The house at 216 Central Street in Springfield, at the corner of Madison Avenue, around 1938-1939. Image courtesy of the Springfield Preservation Trust.
The house in 2017:
This site near the top of the hill on Central Street had been the home of merchant Henry Sterns since 1827. Around 1870, his house was moved to the back of the lot, where it still stands on Madison Avenue, and several decades later Charles L. Goodhue purchased the property. A contractor who specialized in building municipal water systems, he had done work across the country, including here in Springfield. He built the city’s reservoir in Ludlow, and also served as the chairman of the Water Commission for many years.
Completed in 1894, this house had few rivals among the Gilded Age mansions in Springfield, and remains one of the largest private residences ever built in the city. Goodhue lived here with his wife Harriet and their daughter Grace, and during this time he expanded his business activities. Along with building water works, he also served as president of the Chicopee National Bank, and as the president of the Knox Automobile Company, an early Springfield-based car manufacturer.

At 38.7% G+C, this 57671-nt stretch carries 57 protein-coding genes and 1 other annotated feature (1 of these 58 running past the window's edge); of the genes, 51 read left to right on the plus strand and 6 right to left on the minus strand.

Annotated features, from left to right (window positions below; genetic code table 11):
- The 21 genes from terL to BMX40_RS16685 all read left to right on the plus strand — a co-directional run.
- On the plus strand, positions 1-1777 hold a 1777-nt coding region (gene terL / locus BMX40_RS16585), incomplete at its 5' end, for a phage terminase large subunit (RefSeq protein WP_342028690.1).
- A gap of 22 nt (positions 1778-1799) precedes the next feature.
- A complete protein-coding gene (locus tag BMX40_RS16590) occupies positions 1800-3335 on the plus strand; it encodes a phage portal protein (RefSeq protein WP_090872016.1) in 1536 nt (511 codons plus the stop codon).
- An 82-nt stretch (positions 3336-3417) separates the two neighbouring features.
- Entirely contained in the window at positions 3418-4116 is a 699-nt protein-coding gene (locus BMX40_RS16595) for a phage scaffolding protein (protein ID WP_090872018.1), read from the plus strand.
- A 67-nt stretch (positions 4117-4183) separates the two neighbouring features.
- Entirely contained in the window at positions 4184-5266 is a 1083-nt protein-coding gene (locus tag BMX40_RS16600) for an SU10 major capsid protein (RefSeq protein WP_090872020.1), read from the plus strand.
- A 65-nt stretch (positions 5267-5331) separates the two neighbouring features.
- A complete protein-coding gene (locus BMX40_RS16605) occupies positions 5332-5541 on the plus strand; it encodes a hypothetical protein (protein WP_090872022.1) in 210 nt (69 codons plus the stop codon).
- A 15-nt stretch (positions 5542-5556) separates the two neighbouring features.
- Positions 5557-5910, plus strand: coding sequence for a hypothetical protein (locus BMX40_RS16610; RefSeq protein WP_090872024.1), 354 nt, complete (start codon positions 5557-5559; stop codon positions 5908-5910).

Harriet Goodhue died in 1903, and Charles in 1912. After his death, Grace inherited the property and rented out the house. By the 1920 census, she was renting it to Arthur T. Murray. Just 29 at the time, he was the president of the American Bosch Magneto Corporation, and had previously been the president of the Bethlehem Motor Corporation. He lived here with his wife Anna, their daughter Ruth, and five servants, which included a butler, maid, chambermaid, cook, and a governess for young Ruth.
By the time the first photo was taken, the house was owned Roger L. Putnam, who served three terms as Springfield’s mayor, from 1937 to 1943. His political career subsequently included serving in the Truman administration as the director of the Economic Stabilization Administration from 1951 to 1952. In the 1940 census, soon after the first photo was taken, he and his wife Caroline were living here with their six children, along with a lodger and three servants. They remained here until 1956, when he sold the massive home to the Ursuline Order.
The house became Ursuline Academy, and was expanded to include a classroom wing on the west side of the building, which is partially visible on the far left of the photo. It has since changed hands several times, becoming Springfield Christian School in 1980 before being sold to the Holyoke-Chicopee-Springfield Head Start in 1997. The building is still in use by Head Start, and retains much of its historic appearance. Despite the changes in use, it survives as one of the city’s finest 19th century mansions, and it is part of the Ames/Crescent Hill District on the National Register of Historic Places.